Isaiah's conversion

Jesus said that no one can enter the kingdom of God unless they are born again. That means that every Old Testament believer must have been born again. Is there evidence to support that? Yes, there is.

In Isa 6 we read of the prophet's conversion and commission. He had a vision of Jesus sitting on a throne. What was his reaction? He said, 'Woe to me! I am ruined (Hebrew to be ruined, to perish, to be destroyed)! For I am a man of unclean lips, and my eyes have seen the King, the Lord Almighty.'

Isaiah's immediate reaction was to become conscious of his sin, which is a ministry of the Holy Spirit (Joh 16:8). He felt deep regret for it, realizing it was leading him to destruction (Mat 7:13). But a seraphim took a live coal from the altar, placed it on his lips and told him that his sin had been atoned for and his guilt taken away.

And that is what happens when we are born again: a live coal (Jesus Christ) from God's altar of sacrifice (the cross) is applied to our sins; they are atoned for and our guilt is taken away. And, like Isaiah, we shall not perish (Greek to perish, be destroyed) but have eternal life (Joh 3:16).

The company of the prophets

Concerning this salvation, the prophets, who spoke of the grace that was to come to you, searched intently and with the greatest care, trying to find out the time and circumstances to which the Spirit of Christ in them was pointing when he predicted the sufferings of the Messiah and the glories that would follow. (1Pe 1:10–1)

Every Old Testament prophet (male and female) was born again; they had, as the above text tells us, 'the Spirit of Christ in them'. God had believers in the Old Testament, chosen by grace, just as he has today; and they met together for fellowship, as we do today. They were known as 'the company of the prophets' (2Ki 2:3,5).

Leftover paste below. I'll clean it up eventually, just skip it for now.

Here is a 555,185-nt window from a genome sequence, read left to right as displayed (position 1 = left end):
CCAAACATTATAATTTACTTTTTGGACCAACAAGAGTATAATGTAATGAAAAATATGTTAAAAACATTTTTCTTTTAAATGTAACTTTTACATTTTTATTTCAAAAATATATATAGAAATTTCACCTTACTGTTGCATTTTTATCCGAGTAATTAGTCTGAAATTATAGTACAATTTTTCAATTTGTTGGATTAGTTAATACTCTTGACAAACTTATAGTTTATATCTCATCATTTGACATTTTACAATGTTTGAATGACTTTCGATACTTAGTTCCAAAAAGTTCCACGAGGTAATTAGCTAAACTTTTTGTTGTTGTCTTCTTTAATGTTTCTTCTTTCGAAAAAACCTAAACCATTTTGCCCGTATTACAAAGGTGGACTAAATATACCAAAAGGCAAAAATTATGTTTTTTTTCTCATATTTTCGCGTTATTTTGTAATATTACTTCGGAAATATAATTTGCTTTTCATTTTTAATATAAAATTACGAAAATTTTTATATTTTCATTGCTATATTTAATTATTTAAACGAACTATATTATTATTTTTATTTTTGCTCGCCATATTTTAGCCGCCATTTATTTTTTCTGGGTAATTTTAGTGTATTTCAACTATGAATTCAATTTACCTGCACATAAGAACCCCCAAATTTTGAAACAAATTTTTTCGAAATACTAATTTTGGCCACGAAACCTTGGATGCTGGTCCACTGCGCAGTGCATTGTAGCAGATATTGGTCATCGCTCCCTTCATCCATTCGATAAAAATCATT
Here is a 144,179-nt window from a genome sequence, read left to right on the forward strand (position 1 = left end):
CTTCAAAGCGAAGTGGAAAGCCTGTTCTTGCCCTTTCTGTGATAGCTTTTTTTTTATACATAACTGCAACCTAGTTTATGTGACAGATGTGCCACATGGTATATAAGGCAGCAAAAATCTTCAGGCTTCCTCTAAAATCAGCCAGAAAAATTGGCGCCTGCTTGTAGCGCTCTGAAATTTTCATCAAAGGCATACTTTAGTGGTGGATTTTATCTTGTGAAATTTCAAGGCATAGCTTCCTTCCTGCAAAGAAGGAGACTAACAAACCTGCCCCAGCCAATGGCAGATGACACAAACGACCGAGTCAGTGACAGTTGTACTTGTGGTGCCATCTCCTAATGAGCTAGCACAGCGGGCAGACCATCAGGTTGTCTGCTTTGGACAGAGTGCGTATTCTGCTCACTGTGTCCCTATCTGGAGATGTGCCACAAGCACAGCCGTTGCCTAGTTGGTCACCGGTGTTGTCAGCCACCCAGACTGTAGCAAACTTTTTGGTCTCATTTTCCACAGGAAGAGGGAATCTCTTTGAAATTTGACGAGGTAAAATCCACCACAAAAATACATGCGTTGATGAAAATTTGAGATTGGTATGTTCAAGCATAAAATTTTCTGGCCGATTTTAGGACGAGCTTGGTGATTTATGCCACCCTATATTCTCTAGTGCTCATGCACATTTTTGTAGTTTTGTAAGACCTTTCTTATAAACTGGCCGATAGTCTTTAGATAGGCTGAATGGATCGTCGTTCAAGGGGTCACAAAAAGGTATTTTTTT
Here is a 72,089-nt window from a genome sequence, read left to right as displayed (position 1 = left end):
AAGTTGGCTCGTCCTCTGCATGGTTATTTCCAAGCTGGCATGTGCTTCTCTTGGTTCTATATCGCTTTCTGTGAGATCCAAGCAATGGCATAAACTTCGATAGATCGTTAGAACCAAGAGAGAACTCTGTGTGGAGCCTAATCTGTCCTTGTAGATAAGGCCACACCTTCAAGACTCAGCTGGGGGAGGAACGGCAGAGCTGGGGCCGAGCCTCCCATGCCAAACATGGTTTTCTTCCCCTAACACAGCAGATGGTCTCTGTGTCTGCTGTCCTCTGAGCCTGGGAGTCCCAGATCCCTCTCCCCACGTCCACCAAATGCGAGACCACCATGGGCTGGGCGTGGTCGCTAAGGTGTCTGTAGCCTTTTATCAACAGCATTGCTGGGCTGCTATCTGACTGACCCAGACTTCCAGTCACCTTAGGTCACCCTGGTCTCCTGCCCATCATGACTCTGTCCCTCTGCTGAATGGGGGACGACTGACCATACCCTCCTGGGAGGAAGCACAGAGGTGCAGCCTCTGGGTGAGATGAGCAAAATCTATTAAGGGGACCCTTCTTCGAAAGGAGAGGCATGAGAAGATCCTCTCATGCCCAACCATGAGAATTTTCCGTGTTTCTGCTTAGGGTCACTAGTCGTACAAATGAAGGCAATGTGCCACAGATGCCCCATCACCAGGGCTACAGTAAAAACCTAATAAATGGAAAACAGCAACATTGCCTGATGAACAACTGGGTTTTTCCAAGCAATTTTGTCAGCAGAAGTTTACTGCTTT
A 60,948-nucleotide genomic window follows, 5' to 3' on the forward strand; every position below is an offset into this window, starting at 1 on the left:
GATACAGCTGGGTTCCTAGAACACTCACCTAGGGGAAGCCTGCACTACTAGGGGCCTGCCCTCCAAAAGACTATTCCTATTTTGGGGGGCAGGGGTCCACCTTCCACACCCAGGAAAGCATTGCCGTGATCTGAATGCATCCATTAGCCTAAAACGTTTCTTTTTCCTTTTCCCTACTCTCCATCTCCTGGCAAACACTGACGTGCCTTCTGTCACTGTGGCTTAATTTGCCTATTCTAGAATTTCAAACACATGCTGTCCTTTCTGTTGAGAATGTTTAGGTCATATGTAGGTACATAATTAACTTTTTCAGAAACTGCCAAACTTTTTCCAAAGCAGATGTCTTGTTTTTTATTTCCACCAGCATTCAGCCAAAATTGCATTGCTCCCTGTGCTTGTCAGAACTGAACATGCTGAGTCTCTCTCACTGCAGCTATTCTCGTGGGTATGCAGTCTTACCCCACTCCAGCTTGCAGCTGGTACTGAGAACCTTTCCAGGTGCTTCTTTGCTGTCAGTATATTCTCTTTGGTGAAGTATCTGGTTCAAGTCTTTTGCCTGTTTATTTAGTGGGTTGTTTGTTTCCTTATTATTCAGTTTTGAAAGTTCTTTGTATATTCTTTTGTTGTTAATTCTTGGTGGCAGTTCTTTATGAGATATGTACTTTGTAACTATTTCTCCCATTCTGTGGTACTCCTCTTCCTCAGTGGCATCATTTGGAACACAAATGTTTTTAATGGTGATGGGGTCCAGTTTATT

One such group built a meeting place on the banks of the Jordan because the place where they were meeting was too small (2Ki 6:1–2). That means that God was adding to their number and that church building programmes are not new.

We can learn a lot from the Old Testament. God's church was living and active long before Jesus died on the cross. In fact God has been saving people since the time of Abel (Adam's son).

Having driven Adam and Eve out of the garden, God longed to have fellowship with mankind again. And Abel was saved by faith (Heb 11:4), just as we are. We'll look at that subject in the next study.

Michael Graham
September 2009
Revised December 2018

Scripture quotations taken from The Holy Bible, New International Version (Anglicised edition). Copyright © 1979, 1984, 2011 by Biblica (formerly International Bible Society). Used by permission of Hodder & Stoughton Publishers, an Hachette UK company. All rights reserved.